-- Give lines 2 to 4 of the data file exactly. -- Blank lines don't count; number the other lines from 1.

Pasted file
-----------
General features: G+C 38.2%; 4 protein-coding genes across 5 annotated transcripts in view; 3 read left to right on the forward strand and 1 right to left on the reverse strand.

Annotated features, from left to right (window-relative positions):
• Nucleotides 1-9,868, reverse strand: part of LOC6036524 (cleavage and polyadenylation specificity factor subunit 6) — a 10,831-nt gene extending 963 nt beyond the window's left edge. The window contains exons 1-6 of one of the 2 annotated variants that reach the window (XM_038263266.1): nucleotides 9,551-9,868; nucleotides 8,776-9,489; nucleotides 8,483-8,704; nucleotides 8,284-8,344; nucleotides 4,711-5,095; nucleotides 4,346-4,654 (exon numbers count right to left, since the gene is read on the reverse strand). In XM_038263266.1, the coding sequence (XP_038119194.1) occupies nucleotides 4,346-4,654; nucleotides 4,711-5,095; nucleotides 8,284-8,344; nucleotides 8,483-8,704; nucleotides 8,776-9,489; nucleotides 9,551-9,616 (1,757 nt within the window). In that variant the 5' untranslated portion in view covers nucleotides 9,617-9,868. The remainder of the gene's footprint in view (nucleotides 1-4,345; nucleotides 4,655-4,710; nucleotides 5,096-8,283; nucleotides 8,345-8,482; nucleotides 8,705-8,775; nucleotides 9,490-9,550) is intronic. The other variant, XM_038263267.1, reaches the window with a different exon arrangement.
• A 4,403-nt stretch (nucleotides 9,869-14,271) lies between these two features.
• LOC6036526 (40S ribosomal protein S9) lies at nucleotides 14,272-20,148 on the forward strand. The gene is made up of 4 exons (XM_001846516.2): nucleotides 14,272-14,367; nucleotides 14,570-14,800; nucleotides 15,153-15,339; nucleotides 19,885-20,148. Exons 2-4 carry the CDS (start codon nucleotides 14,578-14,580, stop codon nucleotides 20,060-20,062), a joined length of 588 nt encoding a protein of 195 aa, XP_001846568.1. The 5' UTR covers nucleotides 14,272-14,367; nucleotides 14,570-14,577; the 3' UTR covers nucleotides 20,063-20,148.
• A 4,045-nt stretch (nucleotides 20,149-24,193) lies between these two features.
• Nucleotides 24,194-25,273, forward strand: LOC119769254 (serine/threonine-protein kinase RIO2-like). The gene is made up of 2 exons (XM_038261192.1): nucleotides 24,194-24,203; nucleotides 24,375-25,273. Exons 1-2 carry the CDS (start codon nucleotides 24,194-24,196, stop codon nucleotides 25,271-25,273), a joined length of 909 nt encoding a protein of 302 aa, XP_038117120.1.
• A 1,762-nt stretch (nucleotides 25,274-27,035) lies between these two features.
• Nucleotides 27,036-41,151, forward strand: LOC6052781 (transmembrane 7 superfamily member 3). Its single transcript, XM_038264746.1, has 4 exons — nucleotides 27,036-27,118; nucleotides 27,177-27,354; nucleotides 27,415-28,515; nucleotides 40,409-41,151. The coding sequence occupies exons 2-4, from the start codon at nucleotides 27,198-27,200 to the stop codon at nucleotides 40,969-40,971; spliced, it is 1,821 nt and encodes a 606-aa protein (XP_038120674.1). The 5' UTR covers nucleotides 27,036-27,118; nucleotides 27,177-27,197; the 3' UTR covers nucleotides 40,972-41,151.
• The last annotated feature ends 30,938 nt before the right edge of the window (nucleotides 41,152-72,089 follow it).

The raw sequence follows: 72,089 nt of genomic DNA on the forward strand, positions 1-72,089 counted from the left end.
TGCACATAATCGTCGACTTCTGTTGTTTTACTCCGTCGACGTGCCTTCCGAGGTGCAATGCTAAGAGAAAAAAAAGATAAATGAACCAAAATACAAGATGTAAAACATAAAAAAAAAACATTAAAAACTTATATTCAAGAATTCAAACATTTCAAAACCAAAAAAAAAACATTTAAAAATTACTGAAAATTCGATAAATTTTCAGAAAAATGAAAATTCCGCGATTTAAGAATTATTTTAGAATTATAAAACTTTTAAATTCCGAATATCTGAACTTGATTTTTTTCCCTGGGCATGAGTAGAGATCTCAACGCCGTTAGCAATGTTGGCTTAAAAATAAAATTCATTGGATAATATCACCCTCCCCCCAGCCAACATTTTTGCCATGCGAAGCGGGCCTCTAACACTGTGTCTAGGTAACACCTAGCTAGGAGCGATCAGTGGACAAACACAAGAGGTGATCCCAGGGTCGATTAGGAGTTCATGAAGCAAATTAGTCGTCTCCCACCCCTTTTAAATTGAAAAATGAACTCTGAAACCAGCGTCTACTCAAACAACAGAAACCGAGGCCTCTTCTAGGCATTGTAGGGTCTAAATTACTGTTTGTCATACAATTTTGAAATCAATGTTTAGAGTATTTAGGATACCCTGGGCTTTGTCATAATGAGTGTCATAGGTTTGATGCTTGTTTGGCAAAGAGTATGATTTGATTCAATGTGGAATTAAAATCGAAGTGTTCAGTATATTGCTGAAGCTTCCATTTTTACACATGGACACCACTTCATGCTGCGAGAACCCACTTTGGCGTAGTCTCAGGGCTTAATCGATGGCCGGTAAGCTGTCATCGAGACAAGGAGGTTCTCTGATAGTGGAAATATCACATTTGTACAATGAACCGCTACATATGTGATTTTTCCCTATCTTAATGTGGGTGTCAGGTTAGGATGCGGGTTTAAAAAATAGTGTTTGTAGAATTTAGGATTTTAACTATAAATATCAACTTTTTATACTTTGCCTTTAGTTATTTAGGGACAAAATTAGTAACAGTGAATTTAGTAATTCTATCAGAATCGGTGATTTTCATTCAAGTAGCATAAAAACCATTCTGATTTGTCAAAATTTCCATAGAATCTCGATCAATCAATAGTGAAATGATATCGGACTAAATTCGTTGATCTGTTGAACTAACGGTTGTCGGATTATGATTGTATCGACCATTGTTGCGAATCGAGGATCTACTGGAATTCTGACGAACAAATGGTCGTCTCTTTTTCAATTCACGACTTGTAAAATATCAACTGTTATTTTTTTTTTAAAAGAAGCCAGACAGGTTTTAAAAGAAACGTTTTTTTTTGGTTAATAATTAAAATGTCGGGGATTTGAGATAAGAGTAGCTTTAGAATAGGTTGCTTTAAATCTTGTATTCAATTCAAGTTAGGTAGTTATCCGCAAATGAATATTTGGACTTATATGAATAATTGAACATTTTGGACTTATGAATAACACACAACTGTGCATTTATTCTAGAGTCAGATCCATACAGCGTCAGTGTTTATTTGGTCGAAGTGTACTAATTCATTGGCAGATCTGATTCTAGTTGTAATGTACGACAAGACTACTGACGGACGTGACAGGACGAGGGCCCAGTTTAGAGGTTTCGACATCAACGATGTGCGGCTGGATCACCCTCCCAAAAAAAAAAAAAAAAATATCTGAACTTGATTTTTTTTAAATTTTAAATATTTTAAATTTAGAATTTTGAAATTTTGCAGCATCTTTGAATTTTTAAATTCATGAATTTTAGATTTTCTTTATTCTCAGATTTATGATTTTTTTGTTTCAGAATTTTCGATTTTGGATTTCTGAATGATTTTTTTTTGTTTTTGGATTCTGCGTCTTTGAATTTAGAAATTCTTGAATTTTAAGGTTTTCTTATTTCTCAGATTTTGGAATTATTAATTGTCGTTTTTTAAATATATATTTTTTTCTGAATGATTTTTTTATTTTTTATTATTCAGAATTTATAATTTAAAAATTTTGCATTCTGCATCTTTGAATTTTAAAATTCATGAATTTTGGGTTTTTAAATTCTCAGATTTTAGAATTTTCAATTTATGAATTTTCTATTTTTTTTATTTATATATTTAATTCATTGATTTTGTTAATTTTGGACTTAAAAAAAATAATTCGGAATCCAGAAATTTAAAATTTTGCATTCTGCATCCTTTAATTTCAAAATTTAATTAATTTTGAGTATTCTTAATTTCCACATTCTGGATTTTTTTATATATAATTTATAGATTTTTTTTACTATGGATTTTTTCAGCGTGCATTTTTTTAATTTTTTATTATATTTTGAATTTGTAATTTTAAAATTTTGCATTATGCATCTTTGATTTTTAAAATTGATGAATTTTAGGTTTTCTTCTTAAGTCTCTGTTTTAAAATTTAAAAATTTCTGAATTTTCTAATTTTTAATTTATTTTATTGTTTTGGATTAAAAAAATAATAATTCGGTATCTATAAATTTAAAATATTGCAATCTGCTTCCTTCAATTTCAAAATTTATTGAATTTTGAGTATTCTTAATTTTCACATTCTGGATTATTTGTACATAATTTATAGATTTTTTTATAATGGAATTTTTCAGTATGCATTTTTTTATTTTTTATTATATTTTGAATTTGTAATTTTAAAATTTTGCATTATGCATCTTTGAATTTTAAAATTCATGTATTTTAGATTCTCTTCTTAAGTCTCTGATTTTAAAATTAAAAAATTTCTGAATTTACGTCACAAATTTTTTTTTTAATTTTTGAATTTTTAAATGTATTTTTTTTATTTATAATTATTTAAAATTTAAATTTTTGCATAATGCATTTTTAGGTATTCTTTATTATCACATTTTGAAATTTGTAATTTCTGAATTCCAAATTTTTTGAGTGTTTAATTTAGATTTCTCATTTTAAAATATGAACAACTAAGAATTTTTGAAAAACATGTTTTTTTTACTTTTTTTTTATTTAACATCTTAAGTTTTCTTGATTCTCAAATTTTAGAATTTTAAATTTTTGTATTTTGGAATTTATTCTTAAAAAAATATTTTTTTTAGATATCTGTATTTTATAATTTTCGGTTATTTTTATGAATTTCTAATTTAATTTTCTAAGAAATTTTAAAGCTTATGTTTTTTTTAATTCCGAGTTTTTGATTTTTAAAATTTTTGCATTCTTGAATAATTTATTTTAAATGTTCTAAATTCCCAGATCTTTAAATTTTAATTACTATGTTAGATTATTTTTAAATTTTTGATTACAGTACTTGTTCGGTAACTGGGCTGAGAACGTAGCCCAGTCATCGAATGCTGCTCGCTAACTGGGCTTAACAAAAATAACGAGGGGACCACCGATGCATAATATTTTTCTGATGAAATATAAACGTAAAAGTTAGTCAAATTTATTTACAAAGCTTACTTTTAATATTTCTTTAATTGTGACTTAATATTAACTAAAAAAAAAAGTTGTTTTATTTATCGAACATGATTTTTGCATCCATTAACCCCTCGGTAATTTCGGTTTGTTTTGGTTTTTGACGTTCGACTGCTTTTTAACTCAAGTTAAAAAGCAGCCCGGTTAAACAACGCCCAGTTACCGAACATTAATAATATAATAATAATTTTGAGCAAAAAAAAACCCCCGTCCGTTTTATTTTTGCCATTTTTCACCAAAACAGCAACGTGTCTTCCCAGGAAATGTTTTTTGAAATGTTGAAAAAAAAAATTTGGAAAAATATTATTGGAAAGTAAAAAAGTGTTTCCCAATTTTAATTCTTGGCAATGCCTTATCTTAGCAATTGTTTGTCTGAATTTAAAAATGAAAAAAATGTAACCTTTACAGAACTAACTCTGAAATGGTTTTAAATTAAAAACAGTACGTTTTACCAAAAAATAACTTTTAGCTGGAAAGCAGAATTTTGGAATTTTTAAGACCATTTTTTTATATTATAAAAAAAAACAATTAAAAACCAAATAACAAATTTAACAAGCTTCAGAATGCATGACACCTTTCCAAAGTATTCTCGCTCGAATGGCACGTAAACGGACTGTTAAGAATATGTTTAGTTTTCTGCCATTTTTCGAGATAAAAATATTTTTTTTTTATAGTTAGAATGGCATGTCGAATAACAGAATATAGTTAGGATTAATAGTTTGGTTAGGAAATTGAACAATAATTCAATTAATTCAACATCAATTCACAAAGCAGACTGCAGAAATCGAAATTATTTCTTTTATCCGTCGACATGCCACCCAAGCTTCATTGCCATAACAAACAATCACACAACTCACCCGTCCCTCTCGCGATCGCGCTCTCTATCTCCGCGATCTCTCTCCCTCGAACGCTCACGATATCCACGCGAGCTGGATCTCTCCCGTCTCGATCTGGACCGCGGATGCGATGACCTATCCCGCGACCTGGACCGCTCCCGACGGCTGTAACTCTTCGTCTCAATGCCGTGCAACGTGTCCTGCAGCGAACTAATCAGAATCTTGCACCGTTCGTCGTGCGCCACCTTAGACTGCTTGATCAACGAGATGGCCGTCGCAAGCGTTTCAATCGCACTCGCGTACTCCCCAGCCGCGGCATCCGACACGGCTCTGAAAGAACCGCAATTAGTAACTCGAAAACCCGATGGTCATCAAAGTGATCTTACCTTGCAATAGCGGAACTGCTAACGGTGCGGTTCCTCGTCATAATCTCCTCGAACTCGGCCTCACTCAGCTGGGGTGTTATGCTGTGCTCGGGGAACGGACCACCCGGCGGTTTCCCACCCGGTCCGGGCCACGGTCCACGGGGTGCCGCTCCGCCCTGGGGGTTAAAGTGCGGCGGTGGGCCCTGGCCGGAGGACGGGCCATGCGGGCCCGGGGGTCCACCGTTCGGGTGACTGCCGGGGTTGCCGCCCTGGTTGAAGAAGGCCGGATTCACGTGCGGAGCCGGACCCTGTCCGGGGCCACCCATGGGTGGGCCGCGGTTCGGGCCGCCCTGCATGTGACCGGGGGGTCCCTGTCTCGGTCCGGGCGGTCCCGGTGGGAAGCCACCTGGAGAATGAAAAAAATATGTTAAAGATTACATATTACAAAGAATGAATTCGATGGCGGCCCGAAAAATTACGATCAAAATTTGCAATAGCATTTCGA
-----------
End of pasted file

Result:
Annotated features, from left to right (window-relative positions):
• Nucleotides 1-9,868, reverse strand: part of LOC6036524 (cleavage and polyadenylation specificity factor subunit 6) — a 10,831-nt gene extending 963 nt beyond the window's left edge. The window contains exons 1-6 of one of the 2 annotated variants that reach the window (XM_038263266.1): nucleotides 9,551-9,868; nucleotides 8,776-9,489; nucleotides 8,483-8,704; nucleotides 8,284-8,344; nucleotides 4,711-5,095; nucleotides 4,346-4,654 (exon numbers count right to left, since the gene is read on the reverse strand). In XM_038263266.1, the coding sequence (XP_038119194.1) occupies nucleotides 4,346-4,654; nucleotides 4,711-5,095; nucleotides 8,284-8,344; nucleotides 8,483-8,704; nucleotides 8,776-9,489; nucleotides 9,551-9,616 (1,757 nt within the window). In that variant the 5' untranslated portion in view covers nucleotides 9,617-9,868. The remainder of the gene's footprint in view (nucleotides 1-4,345; nucleotides 4,655-4,710; nucleotides 5,096-8,283; nucleotides 8,345-8,482; nucleotides 8,705-8,775; nucleotides 9,490-9,550) is intronic. The other variant, XM_038263267.1, reaches the window with a different exon arrangement.
• A 4,403-nt stretch (nucleotides 9,869-14,271) lies between these two features.